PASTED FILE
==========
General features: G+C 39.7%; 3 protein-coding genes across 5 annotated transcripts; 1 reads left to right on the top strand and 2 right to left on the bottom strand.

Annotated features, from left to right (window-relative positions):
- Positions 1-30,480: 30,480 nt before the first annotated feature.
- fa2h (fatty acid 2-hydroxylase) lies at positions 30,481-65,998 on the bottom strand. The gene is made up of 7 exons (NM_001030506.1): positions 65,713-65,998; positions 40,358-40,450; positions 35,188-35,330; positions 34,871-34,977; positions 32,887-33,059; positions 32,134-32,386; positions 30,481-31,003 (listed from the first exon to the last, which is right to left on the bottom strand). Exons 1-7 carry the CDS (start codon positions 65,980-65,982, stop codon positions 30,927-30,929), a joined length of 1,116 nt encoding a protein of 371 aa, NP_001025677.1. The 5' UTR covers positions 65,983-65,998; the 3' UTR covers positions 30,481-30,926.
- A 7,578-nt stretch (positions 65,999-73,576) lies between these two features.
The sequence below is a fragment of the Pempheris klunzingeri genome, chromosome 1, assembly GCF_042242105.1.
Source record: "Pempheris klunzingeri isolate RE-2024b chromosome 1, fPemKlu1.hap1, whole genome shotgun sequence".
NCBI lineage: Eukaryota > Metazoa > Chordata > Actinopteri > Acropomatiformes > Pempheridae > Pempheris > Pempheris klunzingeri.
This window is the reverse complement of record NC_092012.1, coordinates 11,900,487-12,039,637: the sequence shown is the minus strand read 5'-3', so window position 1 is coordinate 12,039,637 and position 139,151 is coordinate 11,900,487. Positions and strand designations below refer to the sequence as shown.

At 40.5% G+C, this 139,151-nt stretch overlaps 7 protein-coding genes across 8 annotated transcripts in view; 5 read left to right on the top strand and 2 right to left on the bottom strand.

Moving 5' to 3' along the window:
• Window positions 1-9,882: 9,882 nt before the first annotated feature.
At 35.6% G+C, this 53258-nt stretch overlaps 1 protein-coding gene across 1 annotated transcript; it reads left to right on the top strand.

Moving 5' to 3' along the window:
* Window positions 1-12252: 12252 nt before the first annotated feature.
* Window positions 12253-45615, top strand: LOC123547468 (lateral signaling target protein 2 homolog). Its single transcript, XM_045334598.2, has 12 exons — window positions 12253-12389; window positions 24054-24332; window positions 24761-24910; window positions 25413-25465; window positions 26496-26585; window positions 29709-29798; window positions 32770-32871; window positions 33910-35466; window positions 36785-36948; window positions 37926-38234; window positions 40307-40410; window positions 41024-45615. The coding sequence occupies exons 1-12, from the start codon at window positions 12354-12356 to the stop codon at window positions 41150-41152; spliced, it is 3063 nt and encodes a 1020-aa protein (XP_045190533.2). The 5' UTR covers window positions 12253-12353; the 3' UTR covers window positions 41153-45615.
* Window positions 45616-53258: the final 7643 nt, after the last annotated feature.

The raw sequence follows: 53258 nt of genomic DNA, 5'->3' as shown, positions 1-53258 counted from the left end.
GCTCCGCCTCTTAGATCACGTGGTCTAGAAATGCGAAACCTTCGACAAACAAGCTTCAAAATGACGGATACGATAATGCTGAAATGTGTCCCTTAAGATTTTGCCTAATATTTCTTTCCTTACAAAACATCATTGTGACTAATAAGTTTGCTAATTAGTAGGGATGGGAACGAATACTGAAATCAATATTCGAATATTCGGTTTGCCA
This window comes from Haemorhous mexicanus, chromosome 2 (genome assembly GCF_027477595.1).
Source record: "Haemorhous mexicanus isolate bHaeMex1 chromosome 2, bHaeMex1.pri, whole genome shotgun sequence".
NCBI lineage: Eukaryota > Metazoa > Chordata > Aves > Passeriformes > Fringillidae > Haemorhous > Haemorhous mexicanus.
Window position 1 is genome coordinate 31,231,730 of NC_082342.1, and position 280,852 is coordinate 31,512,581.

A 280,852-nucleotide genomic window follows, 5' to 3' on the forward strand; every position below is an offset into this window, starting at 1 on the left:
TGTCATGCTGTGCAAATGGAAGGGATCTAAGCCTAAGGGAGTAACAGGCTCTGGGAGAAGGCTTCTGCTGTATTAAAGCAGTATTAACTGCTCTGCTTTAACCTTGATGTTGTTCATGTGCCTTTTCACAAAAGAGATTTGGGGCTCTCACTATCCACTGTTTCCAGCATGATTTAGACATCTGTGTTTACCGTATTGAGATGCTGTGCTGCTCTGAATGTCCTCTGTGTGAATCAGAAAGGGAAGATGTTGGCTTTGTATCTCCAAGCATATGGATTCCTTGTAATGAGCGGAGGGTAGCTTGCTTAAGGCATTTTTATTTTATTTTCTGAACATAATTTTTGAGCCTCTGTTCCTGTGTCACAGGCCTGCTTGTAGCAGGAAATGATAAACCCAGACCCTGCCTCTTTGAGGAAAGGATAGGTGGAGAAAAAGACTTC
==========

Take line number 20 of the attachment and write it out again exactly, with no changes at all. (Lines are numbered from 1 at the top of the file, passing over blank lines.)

This window comes from Haemorhous mexicanus, chromosome 2 (genome assembly GCF_027477595.1).